Staring into the divine cup, KeiKhosro saw a beggar woman shoving scraps of food under a big rock. Then he saw Bijan trapped in a pit underneath.
The king emerged from the sacred chamber and immediately summoned his supreme champion Rostam. Rostam who had twice battled Akvan the Deev and lived, asked KeiKhosro to give him a treasure of gold, silk and spices so that he could enter Tooran posing as a merchant. Then, after paying a visit to Gorgin in the king’s dungeons, he set out for Tooran.
Arriving in the capital city of Tooran, Rostam set up shop as trader and began keeping an ear out for Bijan’s whereabouts. One day, as he was having a luncheon of roast chickens, a beggar woman crept in and hoarsely whispered, “Is it true you are from Iran sir?”
“Yes,” said Rostam.
“Then I have an urgent message for you to deliver to your emperor when you return” she said. “Tell Emperor KeiKhosro that Bijan, son of Geev is still alive and waiting to be rescued?”
Now Rostam was a careful spy, so he said, “Look, woman I’m not here to cause trouble. Find someone else to deliver your message.”
But the beggar woman lashed out at Rostam, “Then don’t pretend you are Bijan’s countryman, you coward.”
The flash of anger in her eyes brought Rostam to attention. Who was this beggar whose voice compelled obedience? Then he bothered to take a closer look. Starvation and exposure to the harsh elements made her look gaunt. But beyond a cursory glance, she was stunningly beautiful.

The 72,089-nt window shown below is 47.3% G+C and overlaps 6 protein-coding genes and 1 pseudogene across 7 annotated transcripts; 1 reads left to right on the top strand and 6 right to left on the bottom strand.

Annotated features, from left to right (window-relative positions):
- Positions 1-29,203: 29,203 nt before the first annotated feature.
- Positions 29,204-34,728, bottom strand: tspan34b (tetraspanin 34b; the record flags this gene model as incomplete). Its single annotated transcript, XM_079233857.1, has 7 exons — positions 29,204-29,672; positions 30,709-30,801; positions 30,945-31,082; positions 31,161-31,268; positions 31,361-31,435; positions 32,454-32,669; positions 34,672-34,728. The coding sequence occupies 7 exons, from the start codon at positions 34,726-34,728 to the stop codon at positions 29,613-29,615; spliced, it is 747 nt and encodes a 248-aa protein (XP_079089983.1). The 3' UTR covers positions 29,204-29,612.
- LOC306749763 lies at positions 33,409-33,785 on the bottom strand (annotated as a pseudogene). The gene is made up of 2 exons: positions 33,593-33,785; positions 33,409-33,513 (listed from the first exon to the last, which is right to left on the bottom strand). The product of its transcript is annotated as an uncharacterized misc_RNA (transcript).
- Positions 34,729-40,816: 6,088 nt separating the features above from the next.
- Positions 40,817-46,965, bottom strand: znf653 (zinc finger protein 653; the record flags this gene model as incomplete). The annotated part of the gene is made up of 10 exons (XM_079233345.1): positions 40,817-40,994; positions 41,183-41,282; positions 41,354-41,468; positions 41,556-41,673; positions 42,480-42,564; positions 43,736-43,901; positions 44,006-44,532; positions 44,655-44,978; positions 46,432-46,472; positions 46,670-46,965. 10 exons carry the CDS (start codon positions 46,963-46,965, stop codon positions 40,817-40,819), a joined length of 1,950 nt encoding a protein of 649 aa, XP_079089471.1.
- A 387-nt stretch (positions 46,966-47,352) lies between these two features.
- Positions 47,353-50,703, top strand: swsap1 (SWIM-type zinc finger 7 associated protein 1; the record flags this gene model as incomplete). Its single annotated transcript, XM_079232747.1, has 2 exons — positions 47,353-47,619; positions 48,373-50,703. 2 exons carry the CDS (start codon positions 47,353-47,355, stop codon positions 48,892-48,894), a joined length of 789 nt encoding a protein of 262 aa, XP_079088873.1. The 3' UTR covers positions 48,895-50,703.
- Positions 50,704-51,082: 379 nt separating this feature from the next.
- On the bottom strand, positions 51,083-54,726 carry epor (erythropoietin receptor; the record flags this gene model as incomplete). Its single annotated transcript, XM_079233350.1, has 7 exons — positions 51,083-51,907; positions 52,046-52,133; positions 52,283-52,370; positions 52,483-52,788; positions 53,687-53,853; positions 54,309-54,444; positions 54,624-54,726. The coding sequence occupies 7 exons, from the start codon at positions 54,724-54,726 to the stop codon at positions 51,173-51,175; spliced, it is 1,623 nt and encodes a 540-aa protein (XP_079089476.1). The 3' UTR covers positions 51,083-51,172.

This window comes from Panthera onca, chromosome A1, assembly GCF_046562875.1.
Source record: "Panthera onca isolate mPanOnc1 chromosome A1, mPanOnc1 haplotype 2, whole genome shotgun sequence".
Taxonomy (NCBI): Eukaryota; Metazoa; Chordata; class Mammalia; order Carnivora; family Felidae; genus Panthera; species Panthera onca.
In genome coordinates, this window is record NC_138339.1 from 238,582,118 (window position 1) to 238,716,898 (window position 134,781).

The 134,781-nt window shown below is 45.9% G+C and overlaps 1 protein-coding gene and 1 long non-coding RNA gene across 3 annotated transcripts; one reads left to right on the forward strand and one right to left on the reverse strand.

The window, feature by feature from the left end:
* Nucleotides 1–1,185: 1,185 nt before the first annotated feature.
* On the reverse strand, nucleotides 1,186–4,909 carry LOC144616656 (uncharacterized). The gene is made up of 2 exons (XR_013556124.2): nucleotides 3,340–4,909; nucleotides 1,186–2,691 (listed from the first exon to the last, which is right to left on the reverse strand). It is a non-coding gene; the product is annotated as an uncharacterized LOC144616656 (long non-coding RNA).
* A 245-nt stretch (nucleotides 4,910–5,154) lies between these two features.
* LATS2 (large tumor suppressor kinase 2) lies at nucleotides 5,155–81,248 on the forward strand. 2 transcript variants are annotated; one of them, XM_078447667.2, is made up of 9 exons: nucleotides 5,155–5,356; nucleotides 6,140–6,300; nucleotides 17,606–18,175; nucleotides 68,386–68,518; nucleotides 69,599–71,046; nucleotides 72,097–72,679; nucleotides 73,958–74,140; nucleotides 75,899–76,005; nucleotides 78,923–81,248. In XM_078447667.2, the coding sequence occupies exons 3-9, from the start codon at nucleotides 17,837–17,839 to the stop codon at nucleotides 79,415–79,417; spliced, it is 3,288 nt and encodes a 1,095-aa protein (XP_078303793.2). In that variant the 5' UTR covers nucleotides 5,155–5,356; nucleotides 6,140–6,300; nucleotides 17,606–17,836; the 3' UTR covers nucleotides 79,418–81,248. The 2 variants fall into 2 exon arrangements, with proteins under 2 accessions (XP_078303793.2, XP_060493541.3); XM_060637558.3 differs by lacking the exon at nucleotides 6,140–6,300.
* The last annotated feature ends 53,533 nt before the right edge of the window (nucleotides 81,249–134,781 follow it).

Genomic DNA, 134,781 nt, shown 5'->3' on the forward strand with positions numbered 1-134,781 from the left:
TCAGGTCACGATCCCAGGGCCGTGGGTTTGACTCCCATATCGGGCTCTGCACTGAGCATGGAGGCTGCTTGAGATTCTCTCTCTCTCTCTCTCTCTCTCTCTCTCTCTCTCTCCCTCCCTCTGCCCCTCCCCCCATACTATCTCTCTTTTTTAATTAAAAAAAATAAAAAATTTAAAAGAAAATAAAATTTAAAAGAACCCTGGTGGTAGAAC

Rostam said. “Look, the most I can do is offer Bijan my hospitality. Here, take this roast chicken to him with my compliments. And as he handed her the chicken, Rostam secretly slipped his signature ring into its belly.
The next day, the woman came back, this time radiant with hope. “Oh Supreme Champion Rostam, when Bijan saw your ring he danced with joy like a madman. And now that I know who you are, let me tell you that I am Princess Manijeh the disowned daughter of king Afrasiab.
Manijeh broke down crying, and told Rostam how at nights, she slept by the rock, slipping a hand under its cruel weight so the tips of her fingers could caress Bijan. How she fought his despair by painting in words the color of the sunset, and the racing of the moon through the ragged clouds. How, as she begged for food to keep him alive, she also collected sights and sounds, and sensations. A flower here, a song there, a quarrel in the marketplace, a comic face. So that at nights when Bijan threw his body against the pit in a cursing rage, calling out Gorgin’s name and vowing bitter revenge, Manijeh could calm him with the sweetness of the world.
She told Rostam how never, even during seizures of wrath, did Bijan blame her for what she had done. Rather he would imagine he was free, and dream up pretend lives with her. Every night they grew old together in a different way.
When Rostam heard all this, he praised the lovers’ dedication. Then, at night, Rostam and Manijeh rode out to the rock. As they neared their destination, Rostam felt a familiar apprehension. Twice he had tangled with Akvan the deev and had felt the spirit of Akvan’s master, the Evil Mind, Ahriman. The sensation of evil present told Rostam that Akvan’s rock was bracing for the battle.
When Rostam and Manijeh arrived, Bijan was still celebrating with a voice full of hope. Rostam reassured the young man and passed on the greetings of Geev, the emperor, and all the rest of the court. Then he told Bijan of his visit with Gorgin. On the mere mention of Gorgin’s name, Bijan suddenly went into a rage, pummeled the walls of the pit, roaring crude oaths of vengeance. Rostam said, “Bijan, Gorgin regrets what he has done. The burden of guilt on his conscience is heavier than this rock.”